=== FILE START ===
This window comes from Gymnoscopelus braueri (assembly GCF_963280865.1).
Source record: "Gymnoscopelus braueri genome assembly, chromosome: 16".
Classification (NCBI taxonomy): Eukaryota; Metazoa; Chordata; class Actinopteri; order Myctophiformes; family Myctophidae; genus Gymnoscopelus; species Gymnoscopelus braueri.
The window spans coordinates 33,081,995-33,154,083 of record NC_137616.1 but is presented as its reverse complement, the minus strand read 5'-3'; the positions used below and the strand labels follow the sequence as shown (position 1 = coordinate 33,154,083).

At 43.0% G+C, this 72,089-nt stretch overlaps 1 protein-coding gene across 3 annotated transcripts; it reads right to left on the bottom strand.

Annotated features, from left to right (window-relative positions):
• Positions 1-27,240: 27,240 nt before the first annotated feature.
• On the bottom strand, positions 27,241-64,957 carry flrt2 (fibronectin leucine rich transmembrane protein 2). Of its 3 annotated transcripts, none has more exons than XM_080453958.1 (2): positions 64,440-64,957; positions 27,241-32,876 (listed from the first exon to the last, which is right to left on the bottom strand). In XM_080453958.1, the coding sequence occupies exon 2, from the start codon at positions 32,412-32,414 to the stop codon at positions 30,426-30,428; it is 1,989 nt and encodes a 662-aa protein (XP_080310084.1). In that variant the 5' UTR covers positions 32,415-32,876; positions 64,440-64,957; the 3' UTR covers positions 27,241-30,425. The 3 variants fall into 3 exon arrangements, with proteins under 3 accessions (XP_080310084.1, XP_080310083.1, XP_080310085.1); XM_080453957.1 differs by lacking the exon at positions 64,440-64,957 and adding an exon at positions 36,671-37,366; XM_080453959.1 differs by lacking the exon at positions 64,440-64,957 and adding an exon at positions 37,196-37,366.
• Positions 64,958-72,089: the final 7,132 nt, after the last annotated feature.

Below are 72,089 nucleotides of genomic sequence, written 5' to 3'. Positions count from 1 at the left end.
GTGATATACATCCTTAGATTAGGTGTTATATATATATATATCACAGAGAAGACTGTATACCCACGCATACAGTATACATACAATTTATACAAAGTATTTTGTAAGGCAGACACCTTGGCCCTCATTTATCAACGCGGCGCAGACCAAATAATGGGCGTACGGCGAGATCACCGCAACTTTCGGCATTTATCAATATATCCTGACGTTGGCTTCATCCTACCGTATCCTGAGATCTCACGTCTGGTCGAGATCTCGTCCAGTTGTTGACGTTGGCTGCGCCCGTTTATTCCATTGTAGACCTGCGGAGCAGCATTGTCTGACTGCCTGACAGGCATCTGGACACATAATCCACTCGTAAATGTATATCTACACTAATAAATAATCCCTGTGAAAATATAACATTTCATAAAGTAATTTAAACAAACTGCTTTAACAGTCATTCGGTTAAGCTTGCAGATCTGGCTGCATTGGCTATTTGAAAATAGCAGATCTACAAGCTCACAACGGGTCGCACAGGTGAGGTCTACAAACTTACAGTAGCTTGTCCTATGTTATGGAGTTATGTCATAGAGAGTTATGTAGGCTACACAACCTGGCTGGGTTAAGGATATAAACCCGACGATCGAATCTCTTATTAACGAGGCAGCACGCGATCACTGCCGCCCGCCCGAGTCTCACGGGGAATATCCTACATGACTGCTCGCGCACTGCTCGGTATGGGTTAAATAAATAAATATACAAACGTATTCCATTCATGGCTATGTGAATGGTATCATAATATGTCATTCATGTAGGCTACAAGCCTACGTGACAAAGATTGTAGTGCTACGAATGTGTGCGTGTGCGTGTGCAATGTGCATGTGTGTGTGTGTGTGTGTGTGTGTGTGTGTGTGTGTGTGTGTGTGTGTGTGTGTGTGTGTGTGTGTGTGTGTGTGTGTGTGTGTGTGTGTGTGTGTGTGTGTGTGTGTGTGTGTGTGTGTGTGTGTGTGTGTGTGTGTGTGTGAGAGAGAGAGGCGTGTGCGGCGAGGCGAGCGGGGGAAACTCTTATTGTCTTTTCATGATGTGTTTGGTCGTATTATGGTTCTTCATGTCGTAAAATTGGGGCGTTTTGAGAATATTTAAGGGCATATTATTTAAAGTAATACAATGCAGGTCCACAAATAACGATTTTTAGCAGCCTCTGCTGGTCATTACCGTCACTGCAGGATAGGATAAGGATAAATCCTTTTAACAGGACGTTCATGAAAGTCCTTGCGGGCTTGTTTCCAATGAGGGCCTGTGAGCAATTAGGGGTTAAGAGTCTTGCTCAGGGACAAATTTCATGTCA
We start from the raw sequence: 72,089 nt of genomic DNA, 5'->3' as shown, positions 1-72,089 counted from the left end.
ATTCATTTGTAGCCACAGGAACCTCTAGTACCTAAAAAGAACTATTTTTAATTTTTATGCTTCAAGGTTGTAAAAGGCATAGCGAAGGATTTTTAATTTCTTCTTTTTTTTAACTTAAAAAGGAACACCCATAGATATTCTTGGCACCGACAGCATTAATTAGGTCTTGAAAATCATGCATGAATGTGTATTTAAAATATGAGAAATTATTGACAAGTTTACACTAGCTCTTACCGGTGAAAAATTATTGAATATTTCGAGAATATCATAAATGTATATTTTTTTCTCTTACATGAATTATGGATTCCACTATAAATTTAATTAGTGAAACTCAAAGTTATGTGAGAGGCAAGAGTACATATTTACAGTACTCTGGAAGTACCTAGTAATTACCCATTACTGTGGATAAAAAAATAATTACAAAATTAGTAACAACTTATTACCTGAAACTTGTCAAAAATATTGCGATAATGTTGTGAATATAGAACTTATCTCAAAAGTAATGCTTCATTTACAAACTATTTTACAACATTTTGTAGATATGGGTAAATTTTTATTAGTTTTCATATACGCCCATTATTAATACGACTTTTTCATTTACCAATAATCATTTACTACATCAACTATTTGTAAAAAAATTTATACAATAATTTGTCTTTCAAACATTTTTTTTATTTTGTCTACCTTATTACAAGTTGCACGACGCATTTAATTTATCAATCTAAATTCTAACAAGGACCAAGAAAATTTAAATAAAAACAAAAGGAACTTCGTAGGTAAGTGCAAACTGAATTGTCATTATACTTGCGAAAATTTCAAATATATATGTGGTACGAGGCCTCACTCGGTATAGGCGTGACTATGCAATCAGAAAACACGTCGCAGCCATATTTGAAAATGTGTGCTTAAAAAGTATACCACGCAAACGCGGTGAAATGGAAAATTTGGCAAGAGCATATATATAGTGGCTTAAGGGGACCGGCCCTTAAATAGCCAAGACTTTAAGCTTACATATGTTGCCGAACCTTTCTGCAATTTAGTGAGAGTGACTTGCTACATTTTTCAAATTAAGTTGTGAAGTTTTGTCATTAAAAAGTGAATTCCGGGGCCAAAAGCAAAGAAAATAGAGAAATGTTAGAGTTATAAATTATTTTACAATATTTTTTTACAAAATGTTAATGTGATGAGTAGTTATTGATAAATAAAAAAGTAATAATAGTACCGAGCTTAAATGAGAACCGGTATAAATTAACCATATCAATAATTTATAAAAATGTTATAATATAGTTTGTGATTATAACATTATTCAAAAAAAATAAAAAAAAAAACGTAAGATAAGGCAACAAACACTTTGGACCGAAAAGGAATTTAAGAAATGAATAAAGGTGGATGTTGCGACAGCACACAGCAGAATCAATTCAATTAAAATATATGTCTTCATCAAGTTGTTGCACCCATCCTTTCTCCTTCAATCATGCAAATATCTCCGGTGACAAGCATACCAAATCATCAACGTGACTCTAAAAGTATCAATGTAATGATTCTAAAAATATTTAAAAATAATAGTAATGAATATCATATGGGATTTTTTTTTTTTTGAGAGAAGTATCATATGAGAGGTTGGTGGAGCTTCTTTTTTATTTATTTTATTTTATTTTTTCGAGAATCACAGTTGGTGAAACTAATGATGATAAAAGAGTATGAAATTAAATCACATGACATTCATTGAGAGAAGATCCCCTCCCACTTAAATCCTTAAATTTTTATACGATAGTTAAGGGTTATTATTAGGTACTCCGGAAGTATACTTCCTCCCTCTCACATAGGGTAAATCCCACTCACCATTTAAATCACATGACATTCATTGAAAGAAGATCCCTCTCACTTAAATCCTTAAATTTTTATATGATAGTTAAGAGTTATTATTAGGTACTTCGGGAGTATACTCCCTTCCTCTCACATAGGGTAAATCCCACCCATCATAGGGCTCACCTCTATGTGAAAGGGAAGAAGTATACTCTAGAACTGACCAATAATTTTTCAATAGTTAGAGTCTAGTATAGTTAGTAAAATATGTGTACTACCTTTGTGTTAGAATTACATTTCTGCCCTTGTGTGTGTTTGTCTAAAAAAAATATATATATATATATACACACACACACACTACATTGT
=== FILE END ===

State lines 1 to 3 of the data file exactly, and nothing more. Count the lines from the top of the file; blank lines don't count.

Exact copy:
This window comes from Gymnoscopelus braueri (assembly GCF_963280865.1).
Source record: "Gymnoscopelus braueri genome assembly, chromosome: 16".
Classification (NCBI taxonomy): Eukaryota; Metazoa; Chordata; class Actinopteri; order Myctophiformes; family Myctophidae; genus Gymnoscopelus; species Gymnoscopelus braueri.